suffrage campaign

Events In History


Women and the vote

Suffrage 125

Suffrage 125 in the classroom

  • Suffrage 125 in the classroom

    2018 marks 125 years of women’s suffrage in New Zealand. As we remember the suffragists and their achievements, how can we also explore women’s rights and feminist issues in New Zealand today?

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  • Page 2 – # Kate Sheppard sent me

    A poignant placard used in a 2017 Women’s March – ‘Kate Sheppard sent me’ – highlighted the connection between the fight for women’s suffrage in the 1890s and the ongoing women

The House of Representatives

  • The House of Representatives

    New Zealand's Parliament dates back to 1854, just 14 years after the signing of the Treaty of Waitangi and the beginning of the European settlement of the country. For most of its history as a nation state, New Zealand has had some form of elected government.

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  • Page 2 - Quick historyNew Zealand's Parliament has been making laws, scrutinising the government and representing New Zealanders for over 150 years.

Māori and the vote

  • Māori and the vote

    Between April and June 1868 the first four Māori MPs were elected to New Zealand's Parliament. Despite ongoing debate, the Māori seats remain a distinctive feature of this country's electoral landscape almost 150 years later.

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  • Page 2 - Setting up the Māori seatsEarly Māori representation in New Zealand


  • Mangakāhia, Meri Te Tai

    Meri Mangakāhia petitioned the government on land rights and argued for women’s suffrage, and actively participated in the Kotahitanga movement, the Māori parliament based at Pāpāwai, Wairarapa. 

  • Stout, Robert

    The careers of Sir Robert Stout and Sir Julius Vogel were so closely intertwined that Stout’s governments are usually referred to as Stout-Vogel ministries. Both men started their public lives in Otago and followed similar policies.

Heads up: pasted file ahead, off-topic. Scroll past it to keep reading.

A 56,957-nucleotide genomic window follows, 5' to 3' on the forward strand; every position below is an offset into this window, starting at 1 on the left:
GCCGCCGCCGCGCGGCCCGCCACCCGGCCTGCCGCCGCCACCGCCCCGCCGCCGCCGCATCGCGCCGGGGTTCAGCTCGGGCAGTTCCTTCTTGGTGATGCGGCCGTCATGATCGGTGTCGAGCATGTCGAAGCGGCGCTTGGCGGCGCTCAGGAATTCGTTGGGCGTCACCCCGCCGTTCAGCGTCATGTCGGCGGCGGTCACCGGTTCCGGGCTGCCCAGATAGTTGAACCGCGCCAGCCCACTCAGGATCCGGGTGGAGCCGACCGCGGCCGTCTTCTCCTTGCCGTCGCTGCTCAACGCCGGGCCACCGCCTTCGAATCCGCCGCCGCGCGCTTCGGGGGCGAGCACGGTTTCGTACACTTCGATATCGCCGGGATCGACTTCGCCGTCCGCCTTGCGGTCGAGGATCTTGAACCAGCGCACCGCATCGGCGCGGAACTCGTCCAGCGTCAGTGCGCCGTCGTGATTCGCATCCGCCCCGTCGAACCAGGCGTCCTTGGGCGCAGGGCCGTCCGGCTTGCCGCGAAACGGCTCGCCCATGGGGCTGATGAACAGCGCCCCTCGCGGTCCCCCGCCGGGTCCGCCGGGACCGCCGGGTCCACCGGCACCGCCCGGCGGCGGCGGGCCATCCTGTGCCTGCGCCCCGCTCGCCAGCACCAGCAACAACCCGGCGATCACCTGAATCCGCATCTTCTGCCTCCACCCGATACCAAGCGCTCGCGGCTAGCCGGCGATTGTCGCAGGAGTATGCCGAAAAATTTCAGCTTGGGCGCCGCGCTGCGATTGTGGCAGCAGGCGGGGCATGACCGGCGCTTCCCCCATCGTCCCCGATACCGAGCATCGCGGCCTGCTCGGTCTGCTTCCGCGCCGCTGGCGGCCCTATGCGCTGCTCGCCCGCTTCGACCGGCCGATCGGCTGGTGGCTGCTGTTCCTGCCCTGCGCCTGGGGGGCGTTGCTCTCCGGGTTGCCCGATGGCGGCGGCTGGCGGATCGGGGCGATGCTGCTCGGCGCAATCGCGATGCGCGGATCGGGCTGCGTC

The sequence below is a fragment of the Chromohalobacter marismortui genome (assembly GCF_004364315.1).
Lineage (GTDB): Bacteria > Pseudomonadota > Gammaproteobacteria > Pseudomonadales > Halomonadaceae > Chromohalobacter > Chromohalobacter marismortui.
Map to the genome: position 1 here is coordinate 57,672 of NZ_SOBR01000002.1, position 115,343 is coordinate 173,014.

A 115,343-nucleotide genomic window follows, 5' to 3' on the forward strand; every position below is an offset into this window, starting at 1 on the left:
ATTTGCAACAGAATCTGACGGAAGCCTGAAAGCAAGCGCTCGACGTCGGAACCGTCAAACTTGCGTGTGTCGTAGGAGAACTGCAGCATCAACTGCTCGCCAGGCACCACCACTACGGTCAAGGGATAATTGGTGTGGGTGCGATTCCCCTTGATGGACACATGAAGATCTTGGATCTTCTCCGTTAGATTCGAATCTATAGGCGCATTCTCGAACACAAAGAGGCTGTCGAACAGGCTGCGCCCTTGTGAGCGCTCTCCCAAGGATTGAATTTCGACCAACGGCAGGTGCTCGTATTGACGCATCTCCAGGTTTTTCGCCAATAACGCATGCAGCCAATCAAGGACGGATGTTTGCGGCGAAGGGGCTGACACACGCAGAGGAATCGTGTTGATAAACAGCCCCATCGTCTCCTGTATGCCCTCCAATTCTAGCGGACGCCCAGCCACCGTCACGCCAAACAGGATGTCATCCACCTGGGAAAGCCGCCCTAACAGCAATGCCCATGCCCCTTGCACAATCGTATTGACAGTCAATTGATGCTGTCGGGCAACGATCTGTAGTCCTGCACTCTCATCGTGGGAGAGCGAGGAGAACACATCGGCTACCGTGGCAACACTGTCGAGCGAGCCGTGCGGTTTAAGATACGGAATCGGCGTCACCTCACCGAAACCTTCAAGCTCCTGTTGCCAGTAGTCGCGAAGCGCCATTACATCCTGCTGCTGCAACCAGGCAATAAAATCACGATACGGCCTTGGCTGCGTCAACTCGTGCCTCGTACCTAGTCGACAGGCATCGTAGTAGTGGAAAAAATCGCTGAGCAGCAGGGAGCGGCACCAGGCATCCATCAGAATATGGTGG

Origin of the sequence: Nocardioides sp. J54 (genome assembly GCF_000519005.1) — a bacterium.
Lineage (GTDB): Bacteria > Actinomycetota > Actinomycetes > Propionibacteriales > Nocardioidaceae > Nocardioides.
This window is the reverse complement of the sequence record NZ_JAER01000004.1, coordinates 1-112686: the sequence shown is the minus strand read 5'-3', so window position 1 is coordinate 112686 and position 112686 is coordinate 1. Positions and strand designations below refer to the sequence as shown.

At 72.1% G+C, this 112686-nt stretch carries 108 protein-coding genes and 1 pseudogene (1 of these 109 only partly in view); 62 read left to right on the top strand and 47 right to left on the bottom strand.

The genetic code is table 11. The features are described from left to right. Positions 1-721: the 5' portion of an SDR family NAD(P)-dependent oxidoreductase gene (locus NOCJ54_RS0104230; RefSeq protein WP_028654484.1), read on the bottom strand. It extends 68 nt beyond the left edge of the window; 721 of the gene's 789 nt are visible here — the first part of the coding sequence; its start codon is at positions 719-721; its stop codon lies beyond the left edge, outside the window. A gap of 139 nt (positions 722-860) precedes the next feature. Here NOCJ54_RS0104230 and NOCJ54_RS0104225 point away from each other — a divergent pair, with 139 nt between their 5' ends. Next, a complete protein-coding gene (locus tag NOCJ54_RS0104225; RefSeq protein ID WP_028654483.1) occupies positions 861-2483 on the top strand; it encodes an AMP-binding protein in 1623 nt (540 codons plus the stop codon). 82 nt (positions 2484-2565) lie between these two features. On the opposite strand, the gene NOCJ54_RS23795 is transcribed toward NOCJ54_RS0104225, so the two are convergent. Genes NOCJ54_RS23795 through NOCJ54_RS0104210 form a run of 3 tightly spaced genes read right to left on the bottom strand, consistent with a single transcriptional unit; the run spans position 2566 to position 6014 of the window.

• Stout, Anna Paterson

    Anna Stout was dedicated to the advancement of women, championing calls for equal political, legal, social and educational rights. She was particularly concerned for the education of Maori women.

  • Yates, Elizabeth

    Elizabeth Yates was elected mayor of Onehunga on 29 November 1893, becoming the first woman in the British Empire to hold the office.

  • Wells, Ada

    Ada Wells is remembered for her contribution to the women's suffrage campaign in the 1880s and 90s, and for becoming the first woman elected to the Christchurch City Council in 1917.

  • Hall, John

    John Hall was a force in our politics for several decades, serving as Premier and leading the parliamentary campaign for votes for women.

  • Sheppard, Katherine Wilson

    New Zealand was the first country in the world to grant women the vote. Kate Sheppard, leading light of the suffrage movement, was vindicated when 65% of New Zealand women took the chance to vote in their first general election.

  • Morison, Harriet Russell

    Dynamic and determined, Harriet Morison helped establish trade unions for female workers and was one of the leaders in the campaign to get votes for women.

  • Fish, Henry Smith

    An able but controversial politician, Henry Smith Fish is best remembered for his aggressive attempts to prevent women getting the vote.

  • Rātana, Iriaka Matiu

    The first Māori woman to be elected to Parliament, Iriaka Matiu Rātana was a passionate advocate for the welfare of her people.

  • Howard, Mabel Bowden

    In 1947, 14 years after Elizabeth McCombs had become the first woman MP, and more than half a century after women had won the vote, Mabel Howard became New Zealand’s first woman Cabinet minister.